Axelrod: Marilynne Robinson (for grace), Mary Oliver (for wonder), Barack Obama (for politics), Henry Thoreau (for the apps… I have a list in my book), David Foster Wallace (for big-picture awareness of the dangers), Franz Kafka (for the company of David Foster Wallace and the horrible thrill of writing about technocapitalism—and, imagine him in skinny jeans!).

Rumpus: I’m going to ask you a question you pose to the reader: “How do you find your own way of looking at things?”

Axelrod: Spending at least a little time alone certainly helps.

Rumpus: What things have surfaced to the fore after you approved the galley for The Stars in Our Pockets that you wish you could have included in your book?

Axelrod: I was re-reading Crime and Punishment, and Raskolnikov’s dream in the epilogue, when he’s in prison in Siberia, struck me. In the dream, a plague of hyper-rationalism is ravaging the world:

But never had men considered themselves so intellectual and so completely in possession of the truth as these sufferers, never had they considered their decisions, their scientific conclusions, their moral convictions so infallible. Whole villages, whole towns and peoples went mad from the infection. All were excited and did not understand one another. Each thought that he alone had the truth and was wretched looking at the others, beat himself on the breast, wept, and wrung his hands. They did not know how to judge and could not agree what to consider evil and what good; they did not know whom to blame, whom to justify… The alarm bell was ringing all day long in the towns; men rushed together, but why they were summoned and who was summoning them no one knew. The most ordinary trades were abandoned, because everyone proposed his own ideas, his own improvements, and they could not agree. The land too was abandoned…

Rumpus: Your book is so rich in personal anecdotes and reflections. How did you determine how you’d corral it all?

Axelrod: There was no corralling, no having to ride the plains rustling stories into my pen. There was just a question I was trying to answer—and when associations came, if they promised to throw light on the question, I’d use them.

For instance, I remembered that William James was good on identity. So in trying to figure out how digital life is changing how we think about ourselves, I turned to him for an identity framework—and he had one: material self (our possessions and bodies), social self (our reputation and others’ responses to us), spiritual self (our inner “gatekeeper,” the unchosen part or ourselves that is moved or not, whatever the social consequences, by what we encounter). Then, for some reason, I started thinking about a poem by Czesław Miłosz called “Gift,” which I’ve always loved. I started writing about that, and I realized the poem’s progression moves inward through the concentric circles of identity James describes, then moves back up into the world with a profoundly unified sense of self.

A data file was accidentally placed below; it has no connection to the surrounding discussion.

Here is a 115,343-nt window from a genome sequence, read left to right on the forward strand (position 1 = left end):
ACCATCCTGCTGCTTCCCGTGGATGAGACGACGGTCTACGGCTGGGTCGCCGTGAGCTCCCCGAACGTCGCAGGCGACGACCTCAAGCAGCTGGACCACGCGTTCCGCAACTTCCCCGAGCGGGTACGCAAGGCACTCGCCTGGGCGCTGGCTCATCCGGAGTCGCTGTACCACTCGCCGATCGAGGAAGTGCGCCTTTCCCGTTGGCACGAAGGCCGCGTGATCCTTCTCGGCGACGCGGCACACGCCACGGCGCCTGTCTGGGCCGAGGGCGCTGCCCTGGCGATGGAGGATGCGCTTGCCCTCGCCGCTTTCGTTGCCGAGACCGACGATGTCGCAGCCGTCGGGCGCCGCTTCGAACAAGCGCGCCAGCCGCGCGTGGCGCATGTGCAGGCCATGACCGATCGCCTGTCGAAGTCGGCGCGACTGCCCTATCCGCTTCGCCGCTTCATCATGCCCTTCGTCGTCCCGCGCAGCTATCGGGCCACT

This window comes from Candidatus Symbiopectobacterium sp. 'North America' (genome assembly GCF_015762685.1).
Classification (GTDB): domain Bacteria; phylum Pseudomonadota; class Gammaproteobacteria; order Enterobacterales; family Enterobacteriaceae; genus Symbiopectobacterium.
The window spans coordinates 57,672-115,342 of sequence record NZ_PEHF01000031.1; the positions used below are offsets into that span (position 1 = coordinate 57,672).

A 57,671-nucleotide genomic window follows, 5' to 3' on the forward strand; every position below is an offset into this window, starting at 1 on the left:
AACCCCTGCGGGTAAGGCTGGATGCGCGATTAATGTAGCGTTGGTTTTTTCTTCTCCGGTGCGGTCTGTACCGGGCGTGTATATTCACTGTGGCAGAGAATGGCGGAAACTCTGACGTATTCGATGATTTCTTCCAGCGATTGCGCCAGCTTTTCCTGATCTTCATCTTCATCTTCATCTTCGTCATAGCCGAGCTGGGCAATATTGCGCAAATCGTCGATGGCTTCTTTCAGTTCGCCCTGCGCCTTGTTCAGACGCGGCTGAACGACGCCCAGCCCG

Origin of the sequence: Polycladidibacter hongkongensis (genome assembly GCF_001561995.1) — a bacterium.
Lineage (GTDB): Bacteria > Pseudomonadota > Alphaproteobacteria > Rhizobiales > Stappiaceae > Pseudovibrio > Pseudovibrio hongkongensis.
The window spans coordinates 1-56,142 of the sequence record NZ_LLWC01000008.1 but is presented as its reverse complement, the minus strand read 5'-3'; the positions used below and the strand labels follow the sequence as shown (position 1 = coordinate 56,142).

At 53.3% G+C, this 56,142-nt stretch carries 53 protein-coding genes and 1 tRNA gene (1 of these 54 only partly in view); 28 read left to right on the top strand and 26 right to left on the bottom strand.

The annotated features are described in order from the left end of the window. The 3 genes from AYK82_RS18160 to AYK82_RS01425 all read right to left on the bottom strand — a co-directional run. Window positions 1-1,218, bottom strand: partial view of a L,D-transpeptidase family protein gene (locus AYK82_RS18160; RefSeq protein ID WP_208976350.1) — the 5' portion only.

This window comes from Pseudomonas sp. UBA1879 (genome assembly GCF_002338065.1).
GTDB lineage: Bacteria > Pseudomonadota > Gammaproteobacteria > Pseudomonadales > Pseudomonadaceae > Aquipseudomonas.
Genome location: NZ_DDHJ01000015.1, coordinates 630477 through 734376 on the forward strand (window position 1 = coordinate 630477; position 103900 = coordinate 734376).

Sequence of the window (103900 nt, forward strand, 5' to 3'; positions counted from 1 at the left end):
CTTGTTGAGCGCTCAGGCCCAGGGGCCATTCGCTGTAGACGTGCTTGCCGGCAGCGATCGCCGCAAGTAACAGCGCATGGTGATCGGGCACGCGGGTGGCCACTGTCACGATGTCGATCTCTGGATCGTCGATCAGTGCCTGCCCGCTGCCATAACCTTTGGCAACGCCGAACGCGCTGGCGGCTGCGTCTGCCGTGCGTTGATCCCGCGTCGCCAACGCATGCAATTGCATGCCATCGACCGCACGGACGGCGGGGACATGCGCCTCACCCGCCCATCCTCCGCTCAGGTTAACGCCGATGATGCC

This was a poem I’d loved and been rereading for the last twenty years. But the James stuff helped me appreciate the poem more deeply, the poem helped me appreciate James’s framework more deeply, and all of it helped me understand how social media obscures the spiritual self and makes it harder to find in ourselves and in each other.

Rumpus: Booklist refers to your book as a “meditation.” Kirkus calls it a “journey.” I could see some referring to it as a memoir, others as self-help. Do you have a preference on how you’d like it categorized?

Axelrod: A hot air balloon ride at an unlikely time of day that reveals the invisible. (If only literary categories took such flights of fancy!) The less high-flown answer: mercifully, the question didn’t occur to me when I was writing. I’d been amazed by Maggie Nelson’s The Argonauts —how she pursued a personal and societal question by marshaling whatever she needed: personal anecdotes and reflections, philosophy, literature, critical theory—and saw in her fidelity to the range of her mind an approach that would work for me and my question, which was how digital life is changing the way we orient—in space, in time, and also towards ourselves and each other. That’s the invisible thing I hope the book reveals: the lenses we can’t see because they’re a part of how we see.

Now, on the publication side, the question of category trips me up. I really don’t know how to answer other than by genre, which isn’t sexy or even particularly helpful, as creative nonfiction is a catch-all defined by what it’s not. So, to be more specific, think books that have a distinctive narrator pursuing a question that’s both personal and universal, books like Rebecca Solnit’s The Faraway Nearby or Leslie Jamison’s The Recovering or Olivia Laing’s The Lonely City.

Rumpus: What is your hope for this book?

Axelrod: I hope it deepens our appreciation for ourselves as human beings—for the complexity of our brains, and for how our brains evolved in tandem with the natural world—and thereby deepens the conversation about the hidden trades we’re making when we use our phones.


Photograph of Howard Axelrod by Sophie Barbasch.

Amy Danzer manages several master’s programs at Northwestern University, including the MFA in Prose and Poetry program. She directs NU’s Summer Writers’ Conference and Chicago’s Printers Row Literary Festival. She serves on the Chicago Literary Hall of Fame’s Board of Directors and NU’s One Book One Northwestern Steering Committee. On the side, she writes book reviews and interviews authors for Newcity, The Rumpus, at book stores, and at literary festivals. More from this author →